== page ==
"Putti: The Divine Messengers of Love and Beauty" In the realm of art, they have long been revered as celestial beings symbolizing innocence, love, and beauty
The Judgment of Paris, c1635-1638, (1912). Artist: Peter Paul Rubens
Judgment of Paris, c1635-1638, (1912). A colour print of Rubens painting, from Famous Paintings with an introduction by Gilbert Chesterton, (Cassell and Company, London, New York, Toronto, 1912)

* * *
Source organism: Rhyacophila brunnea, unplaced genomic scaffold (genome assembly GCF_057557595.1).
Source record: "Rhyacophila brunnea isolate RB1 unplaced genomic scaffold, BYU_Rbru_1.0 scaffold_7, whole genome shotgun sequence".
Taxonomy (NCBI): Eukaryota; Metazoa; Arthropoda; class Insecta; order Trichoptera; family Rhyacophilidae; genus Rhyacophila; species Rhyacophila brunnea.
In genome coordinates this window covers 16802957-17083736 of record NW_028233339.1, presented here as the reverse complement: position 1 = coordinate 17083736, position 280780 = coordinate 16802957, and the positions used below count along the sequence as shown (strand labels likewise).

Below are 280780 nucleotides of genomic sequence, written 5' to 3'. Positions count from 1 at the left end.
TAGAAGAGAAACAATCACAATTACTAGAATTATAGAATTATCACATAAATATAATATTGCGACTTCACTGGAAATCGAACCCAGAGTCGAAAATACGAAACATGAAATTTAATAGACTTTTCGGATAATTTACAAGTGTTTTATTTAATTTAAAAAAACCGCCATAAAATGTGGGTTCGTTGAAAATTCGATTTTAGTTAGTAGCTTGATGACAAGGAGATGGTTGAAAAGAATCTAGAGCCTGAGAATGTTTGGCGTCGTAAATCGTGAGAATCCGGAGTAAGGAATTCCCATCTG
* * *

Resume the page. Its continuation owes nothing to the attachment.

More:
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"Putti: The Divine Messengers of Love and Beauty" In the realm of art, they have long been revered as celestial beings symbolizing innocence, love, and beauty. From classical paintings to intricate sculptures, their presence adds a touch of enchantment to various artistic masterpieces. One such iconic portrayal is seen in Alexandre Cabanel's "The Birth of Venus" (1875), where delicate putti surround the goddess emerging from the sea, bestowing her with ethereal grace. These cherubic figures bring an otherworldly charm to this renowned French artwork. Moving on to Amiens Cathedral in France, we encounter the poignant statue known as "The Crying Angel. " With its cherub looking towards the right, it evokes a sense of melancholy and longing for divine intervention amidst human suffering. Italy too has embraced these angelic creatures within its cultural fabric. They adorn Italian wedding cards with their innocent smiles and fluttering wings, blessing couples with eternal love and happiness on their special day. Gustav Naujok's depiction of St. Cecilia (1891) showcases another instance where putti play a significant role. These heavenly messengers accompany the saintly figure while she creates harmonious melodies that resonate through time. In Sandro Botticelli's masterpiece "Birth of Venus" (1863), it can present once again—this time surrounding the birth of the goddess herself. Their playful demeanor adds an element of whimsy to this timeless painting. Les Amours des Dieux by François Boucher features Cupid aiming his arrow at unsuspecting lovers—a charming scene brought alive by these mischievous little angels who make love bloom wherever they go. Even Queen Elizabeth I was not immune to their allure; portrayed in old age by an unknown artist around 1610, she is accompanied by putti symbolizing her everlasting legacy as one of England's most influential monarchs.